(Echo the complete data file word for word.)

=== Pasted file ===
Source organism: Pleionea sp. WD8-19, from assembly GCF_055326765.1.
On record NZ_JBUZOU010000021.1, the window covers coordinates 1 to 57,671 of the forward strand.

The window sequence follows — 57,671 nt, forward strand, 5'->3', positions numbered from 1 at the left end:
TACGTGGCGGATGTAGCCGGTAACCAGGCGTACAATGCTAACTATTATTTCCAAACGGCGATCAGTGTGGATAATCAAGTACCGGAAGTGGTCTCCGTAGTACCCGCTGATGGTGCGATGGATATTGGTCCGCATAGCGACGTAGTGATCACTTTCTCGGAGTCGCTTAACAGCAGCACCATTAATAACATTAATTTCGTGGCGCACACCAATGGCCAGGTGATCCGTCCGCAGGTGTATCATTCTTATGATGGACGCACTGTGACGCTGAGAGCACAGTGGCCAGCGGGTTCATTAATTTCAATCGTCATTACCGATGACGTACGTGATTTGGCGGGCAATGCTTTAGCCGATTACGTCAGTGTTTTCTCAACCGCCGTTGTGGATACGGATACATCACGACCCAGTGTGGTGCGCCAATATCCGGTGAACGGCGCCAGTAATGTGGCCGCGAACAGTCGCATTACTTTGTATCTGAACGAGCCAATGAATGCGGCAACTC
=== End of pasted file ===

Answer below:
Source organism: Pleionea sp. WD8-19, from assembly GCF_055326765.1.
On record NZ_JBUZOU010000021.1, the window covers coordinates 1 to 57,671 of the forward strand.

The window sequence follows — 57,671 nt, forward strand, 5'->3', positions numbered from 1 at the left end:
TACGTGGCGGATGTAGCCGGTAACCAGGCGTACAATGCTAACTATTATTTCCAAACGGCGATCAGTGTGGATAATCAAGTACCGGAAGTGGTCTCCGTAGTACCCGCTGATGGTGCGATGGATATTGGTCCGCATAGCGACGTAGTGATCACTTTCTCGGAGTCGCTTAACAGCAGCACCATTAATAACATTAATTTCGTGGCGCACACCAATGGCCAGGTGATCCGTCCGCAGGTGTATCATTCTTATGATGGACGCACTGTGACGCTGAGAGCACAGTGGCCAGCGGGTTCATTAATTTCAATCGTCATTACCGATGACGTACGTGATTTGGCGGGCAATGCTTTAGCCGATTACGTCAGTGTTTTCTCAACCGCCGTTGTGGATACGGATACATCACGACCCAGTGTGGTGCGCCAATATCCGGTGAACGGCGCCAGTAATGTGGCCGCGAACAGTCGCATTACTTTGTATCTGAACGAGCCAATGAATGCGGCAACTC